Posted by: mick_allen on Dec-06-12 1:10 AM (EST)
–a longer cockpit will assist entry and egress ergonomics greatly, so as mentioned, you can sit down into the ckpt and then lift your legs inside. Upon exiting you may then be able to reverse this procedure. Gently sloped & shallow landings will assist as well as low sided ckpt coamings.
- if your yak is stable on entry and exit, a 2ndary assist is use a bridle or line from the ckpt forward. The simplest is just a bow line that you can grab onto to pull on as you try and levitate, while another could be an actual loop of thicker bungee that is a cross deckline that can double as your bungee bridle (taughtness should be adjusted so that stretch stops at required length). As this attaches at 2 points (say near each perimeter line) it will give some triangular stability as you balance to get up (ie even 2 hands can be used).
- Maybe take an opposite position to that of the primary ‘pretty & delicate’ paddle and have your main paddle be a cheap & strong beater. (and have your ‘good’ paddle carefully premounted on your deck for the serious use.) Then sit on it, scrape it on shore, fall on it – all to your heart’s content and to the limit of its ability to assist you to get in and beat around the shore. And who knows – if there is limited benefit to removing plastic kayak hair, it just may be a better drag engine to have a scratched up hairy paddle as the drag characteristics are increased. A non-wing paddle’s main propulsive function is as a drag device n’est-ce pas?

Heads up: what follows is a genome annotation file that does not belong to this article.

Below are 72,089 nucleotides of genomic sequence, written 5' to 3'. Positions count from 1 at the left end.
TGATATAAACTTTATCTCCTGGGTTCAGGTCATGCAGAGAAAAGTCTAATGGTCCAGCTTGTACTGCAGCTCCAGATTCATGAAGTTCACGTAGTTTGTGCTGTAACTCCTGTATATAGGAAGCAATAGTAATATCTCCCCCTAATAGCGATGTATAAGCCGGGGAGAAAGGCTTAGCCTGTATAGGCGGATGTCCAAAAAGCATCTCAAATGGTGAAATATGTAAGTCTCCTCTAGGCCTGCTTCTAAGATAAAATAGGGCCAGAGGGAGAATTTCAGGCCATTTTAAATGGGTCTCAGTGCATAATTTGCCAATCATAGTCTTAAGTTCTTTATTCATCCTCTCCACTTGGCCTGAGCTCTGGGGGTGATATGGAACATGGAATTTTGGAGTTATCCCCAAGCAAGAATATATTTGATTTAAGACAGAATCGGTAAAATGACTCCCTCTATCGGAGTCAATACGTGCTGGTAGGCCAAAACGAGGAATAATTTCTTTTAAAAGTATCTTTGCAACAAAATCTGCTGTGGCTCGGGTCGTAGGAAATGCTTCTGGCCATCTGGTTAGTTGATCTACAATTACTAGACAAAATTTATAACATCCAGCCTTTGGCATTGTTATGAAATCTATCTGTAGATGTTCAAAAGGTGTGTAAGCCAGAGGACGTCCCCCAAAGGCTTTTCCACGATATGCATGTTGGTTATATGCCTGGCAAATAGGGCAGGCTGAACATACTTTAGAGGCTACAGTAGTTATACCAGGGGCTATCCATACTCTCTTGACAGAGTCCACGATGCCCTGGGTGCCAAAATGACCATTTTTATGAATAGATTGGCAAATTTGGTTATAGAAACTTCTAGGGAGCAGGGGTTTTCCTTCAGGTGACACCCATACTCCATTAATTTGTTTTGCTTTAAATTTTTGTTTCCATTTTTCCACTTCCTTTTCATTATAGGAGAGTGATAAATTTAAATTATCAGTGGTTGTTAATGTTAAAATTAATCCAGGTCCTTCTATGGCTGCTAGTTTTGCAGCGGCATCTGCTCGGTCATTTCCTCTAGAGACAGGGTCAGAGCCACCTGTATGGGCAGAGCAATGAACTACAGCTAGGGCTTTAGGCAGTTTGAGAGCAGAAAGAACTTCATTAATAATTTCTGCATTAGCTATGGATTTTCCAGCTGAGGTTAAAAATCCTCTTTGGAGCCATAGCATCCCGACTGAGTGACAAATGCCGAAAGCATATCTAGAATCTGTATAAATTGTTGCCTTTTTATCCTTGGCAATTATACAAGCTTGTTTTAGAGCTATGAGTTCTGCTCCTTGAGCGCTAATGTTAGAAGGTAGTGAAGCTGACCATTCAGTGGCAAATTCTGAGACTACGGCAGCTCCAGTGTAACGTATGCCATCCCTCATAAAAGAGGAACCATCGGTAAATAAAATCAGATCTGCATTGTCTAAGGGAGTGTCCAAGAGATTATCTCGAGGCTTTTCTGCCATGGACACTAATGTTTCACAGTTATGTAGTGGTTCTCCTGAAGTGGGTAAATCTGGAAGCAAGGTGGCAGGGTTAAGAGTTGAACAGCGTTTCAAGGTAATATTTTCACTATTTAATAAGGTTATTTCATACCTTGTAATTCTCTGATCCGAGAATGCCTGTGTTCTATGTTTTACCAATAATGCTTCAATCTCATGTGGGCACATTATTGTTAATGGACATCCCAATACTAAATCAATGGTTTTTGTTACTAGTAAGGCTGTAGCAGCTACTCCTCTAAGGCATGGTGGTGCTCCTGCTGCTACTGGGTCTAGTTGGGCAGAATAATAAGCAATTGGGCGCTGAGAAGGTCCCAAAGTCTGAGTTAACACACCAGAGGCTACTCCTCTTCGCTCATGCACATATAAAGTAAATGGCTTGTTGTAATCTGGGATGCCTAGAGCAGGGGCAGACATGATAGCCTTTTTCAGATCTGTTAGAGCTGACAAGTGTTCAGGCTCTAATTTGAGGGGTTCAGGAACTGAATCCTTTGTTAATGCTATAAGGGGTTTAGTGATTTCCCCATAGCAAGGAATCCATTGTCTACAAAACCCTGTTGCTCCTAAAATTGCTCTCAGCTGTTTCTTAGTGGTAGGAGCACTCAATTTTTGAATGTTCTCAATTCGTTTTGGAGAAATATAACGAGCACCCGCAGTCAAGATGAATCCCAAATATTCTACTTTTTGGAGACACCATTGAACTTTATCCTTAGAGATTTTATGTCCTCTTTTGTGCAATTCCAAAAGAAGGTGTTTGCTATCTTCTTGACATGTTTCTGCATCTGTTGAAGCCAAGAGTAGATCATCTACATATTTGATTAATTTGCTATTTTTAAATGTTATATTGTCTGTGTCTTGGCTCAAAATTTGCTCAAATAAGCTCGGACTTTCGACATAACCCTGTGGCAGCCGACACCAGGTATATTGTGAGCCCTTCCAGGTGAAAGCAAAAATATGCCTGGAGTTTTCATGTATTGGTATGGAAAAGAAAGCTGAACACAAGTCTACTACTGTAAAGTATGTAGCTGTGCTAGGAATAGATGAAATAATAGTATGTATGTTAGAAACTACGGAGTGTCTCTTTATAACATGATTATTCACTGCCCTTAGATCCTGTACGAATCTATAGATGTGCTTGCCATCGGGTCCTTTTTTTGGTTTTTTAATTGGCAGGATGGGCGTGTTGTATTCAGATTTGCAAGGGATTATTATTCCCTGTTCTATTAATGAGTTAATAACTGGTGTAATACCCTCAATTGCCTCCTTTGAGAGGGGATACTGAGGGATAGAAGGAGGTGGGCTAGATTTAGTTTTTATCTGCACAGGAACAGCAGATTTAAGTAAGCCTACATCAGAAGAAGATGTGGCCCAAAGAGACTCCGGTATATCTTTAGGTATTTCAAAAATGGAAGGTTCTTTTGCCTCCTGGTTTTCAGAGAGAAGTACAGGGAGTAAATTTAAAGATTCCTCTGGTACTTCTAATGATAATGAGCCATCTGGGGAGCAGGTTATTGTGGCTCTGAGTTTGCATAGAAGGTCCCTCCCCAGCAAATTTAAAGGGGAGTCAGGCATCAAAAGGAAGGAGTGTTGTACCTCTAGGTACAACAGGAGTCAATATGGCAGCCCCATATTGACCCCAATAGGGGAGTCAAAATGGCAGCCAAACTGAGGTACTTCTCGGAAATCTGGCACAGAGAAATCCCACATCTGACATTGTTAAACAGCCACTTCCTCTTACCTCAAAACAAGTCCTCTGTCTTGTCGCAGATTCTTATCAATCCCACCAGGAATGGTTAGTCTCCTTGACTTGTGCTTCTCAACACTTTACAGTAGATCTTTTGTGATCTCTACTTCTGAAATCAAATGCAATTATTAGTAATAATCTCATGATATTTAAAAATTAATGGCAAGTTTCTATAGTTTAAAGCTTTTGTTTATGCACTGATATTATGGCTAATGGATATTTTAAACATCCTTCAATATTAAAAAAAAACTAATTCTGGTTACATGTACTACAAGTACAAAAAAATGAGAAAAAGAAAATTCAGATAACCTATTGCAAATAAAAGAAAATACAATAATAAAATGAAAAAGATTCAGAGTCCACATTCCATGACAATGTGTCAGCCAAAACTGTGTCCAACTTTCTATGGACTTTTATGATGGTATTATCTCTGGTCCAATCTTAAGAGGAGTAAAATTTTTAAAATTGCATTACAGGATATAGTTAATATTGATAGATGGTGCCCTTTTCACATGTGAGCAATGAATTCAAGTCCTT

- But yaks usually aren’t stable on exit, so a paddlefloat lock system helps so that you can rigidly attach the paddle to the kayak hands free to prevent tipping at least to one side on entry/exit. Try, in most cases, to sidle up to the shore so that the locked paddle blade engages the beach with minimal tipping. Along this line –espec with a low rockered boat – do not beach the boat either bow or stern prior to entry or do not drive the bow or stern onto the beach prior to exit. In either case the axis of rotation of the yak is so lowered that any 2ndary stabilization from bouyancy is eliminated – best default is side entry/exit. However if there is a localized, yak sized, depression in the beach/shore this could be a great stabilized location.
- scorned but possibly useful for this purpose may be a set of sponsons that get inflated on entry/exit – and that can be slightly shifted to echo the slope of the beach to stabilize on side approached entry exit. The same idea could be extended to any paddlefloat with a short beam width line that is clipped to one perimeter line but located on the open water side of the yak. Combined with a rigidly fixed paddle blade on shore side may also make a fairly decent stable setup.
Anyway some ideas,